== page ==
Com. v. Lagana

Annotate this Case

517 Pa. 371 (1988)

537 A.2d 1351

COMMONWEALTH of Pennsylvania, Appellant, v. Joseph M. LAGANA, Appellee.

Supreme Court of Pennsylvania.

Argued November 13, 1987.

Decided February 25, 1988.

*372 *373 Gaele McLaughlin Barthold, Deputy Dist. Atty., Alan Sacks, Philadelphia, for appellant.

John W. Packel, Chief, Appeal Div., Leonard Sosnov, Philadelphia, for appellee.



LARSEN, Justice.

The issue presented in this appeal is the admissibility of evidence seized by a police officer without a warrant during an investigatory stop and frisk prompted by a police radio call which contained information received from an unidentified source.

The pertinent facts from the record are as follows. On May 11, 1981 at 7:30 p.m. Officer Gelovich of the Philadelphia Police Department received a police radio broadcast that there was a man with a gun at the corner of Ninth and Wharton Streets in Philadelphia. The man was described as a white male, twenty to twenty-five years of age and *374 wearing a yellow raincoat. Officer Gelovich arrived at Ninth and Wharton Streets within two minutes of the radio call and observed a man who fit this description looking through binoculars at a restaurant which was approximately thirty feet away. It was raining heavily and there were twenty to thirty people in the area, none of whom were wearing a yellow raincoat or otherwise fit the description of the suspect.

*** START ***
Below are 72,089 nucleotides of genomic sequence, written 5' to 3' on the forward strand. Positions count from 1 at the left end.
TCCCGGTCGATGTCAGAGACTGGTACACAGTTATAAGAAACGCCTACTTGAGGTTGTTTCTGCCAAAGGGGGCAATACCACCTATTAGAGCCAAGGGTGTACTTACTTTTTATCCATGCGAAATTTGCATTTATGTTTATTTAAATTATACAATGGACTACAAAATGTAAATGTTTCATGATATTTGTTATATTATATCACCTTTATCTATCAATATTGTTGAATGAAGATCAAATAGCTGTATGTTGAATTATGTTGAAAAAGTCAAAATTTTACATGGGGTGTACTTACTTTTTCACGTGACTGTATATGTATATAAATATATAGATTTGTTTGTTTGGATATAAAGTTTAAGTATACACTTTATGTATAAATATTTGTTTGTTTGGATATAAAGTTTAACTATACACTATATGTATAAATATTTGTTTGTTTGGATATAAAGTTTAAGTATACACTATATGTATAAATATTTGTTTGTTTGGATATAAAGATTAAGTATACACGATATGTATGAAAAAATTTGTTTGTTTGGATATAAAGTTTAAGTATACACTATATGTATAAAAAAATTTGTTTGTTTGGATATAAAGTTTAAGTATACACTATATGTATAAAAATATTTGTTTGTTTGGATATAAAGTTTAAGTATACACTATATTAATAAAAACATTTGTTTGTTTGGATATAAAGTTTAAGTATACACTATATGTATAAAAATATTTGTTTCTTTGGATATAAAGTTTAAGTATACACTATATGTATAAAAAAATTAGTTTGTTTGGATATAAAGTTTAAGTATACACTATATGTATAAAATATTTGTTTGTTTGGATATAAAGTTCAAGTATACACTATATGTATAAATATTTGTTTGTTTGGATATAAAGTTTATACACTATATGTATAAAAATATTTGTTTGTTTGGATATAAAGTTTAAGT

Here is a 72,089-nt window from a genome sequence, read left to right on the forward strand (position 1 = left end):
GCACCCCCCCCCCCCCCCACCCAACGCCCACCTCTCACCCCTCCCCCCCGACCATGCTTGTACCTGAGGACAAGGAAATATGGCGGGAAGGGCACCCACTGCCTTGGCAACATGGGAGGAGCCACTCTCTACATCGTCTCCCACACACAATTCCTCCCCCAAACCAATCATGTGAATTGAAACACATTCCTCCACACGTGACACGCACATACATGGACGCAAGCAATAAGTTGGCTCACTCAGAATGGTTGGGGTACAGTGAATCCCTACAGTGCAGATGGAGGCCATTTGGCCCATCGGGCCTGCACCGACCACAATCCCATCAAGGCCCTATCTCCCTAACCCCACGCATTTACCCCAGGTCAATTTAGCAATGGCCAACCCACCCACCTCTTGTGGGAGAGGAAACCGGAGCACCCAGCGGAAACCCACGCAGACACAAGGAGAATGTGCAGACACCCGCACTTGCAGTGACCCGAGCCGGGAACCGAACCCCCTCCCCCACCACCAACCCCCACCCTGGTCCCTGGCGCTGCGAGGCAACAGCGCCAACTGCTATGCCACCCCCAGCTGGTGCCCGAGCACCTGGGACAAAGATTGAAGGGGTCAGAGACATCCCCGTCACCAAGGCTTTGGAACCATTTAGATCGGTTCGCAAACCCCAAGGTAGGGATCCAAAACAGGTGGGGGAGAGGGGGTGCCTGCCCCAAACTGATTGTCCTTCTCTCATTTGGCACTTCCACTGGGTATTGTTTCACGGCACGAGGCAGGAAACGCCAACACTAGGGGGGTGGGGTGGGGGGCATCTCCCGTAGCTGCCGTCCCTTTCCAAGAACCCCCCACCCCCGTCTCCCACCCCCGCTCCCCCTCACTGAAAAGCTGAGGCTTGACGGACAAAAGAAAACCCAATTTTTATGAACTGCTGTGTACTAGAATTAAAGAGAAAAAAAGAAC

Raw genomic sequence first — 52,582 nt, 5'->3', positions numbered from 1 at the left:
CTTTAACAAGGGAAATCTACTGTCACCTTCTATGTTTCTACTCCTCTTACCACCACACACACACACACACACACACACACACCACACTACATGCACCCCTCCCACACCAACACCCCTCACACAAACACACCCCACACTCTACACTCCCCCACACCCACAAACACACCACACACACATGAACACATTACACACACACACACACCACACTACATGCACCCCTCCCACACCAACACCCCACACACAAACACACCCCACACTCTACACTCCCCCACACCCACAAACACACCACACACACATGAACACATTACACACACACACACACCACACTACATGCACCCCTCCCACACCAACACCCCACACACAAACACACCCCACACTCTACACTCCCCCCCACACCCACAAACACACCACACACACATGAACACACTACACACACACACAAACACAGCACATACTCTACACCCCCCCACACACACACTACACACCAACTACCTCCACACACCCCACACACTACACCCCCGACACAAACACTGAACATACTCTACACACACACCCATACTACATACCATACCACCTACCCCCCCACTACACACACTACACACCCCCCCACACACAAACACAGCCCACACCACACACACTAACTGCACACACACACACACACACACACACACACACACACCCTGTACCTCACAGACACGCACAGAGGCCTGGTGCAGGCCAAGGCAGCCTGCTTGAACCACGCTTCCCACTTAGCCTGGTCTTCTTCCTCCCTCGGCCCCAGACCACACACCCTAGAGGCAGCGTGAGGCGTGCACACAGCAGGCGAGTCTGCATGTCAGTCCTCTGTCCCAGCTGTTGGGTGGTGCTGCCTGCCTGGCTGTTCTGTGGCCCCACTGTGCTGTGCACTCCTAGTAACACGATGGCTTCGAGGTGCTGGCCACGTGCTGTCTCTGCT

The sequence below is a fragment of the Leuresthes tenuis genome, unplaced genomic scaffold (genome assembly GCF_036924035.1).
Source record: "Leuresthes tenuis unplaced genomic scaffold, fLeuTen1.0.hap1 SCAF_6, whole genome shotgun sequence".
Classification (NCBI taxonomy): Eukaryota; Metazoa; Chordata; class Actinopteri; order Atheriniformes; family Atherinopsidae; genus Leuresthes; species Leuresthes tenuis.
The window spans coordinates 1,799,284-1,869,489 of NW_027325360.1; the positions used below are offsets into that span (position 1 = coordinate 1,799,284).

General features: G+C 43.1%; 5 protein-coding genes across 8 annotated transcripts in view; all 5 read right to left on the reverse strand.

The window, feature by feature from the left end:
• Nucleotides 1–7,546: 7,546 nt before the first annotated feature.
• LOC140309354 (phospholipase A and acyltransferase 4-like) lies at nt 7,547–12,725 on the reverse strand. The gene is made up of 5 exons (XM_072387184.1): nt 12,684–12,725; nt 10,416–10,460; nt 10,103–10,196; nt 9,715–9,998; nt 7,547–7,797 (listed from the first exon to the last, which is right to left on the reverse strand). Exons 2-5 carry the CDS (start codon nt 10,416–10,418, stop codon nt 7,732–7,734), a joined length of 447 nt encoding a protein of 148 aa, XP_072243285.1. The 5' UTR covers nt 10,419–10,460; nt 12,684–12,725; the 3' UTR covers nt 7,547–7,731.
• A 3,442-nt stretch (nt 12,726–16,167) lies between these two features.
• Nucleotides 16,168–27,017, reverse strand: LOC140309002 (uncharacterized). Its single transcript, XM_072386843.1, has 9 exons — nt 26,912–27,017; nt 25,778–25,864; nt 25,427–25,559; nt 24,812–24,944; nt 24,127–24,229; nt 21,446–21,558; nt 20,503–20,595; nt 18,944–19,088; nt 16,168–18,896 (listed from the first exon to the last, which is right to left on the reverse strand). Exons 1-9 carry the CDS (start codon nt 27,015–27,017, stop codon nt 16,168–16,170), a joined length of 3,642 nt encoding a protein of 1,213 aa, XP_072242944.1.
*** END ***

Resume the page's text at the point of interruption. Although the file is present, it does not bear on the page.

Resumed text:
The police officer jumped out of his car, approached the man who was later identified as appellee Joseph Lagana, immediately frisked him and discovered a thirty-two caliber revolver in the waistband of his pants. Officer Gelovich arrested appellee on charges of illegal possession of a firearm.[1] At appellee's feet the officer saw a black camera case, a brown case and a small purple pouch.[2] On June 9, 1981 appellee was also charged with burglary after the various items in the cases were found to have been stolen. The charges were not consolidated.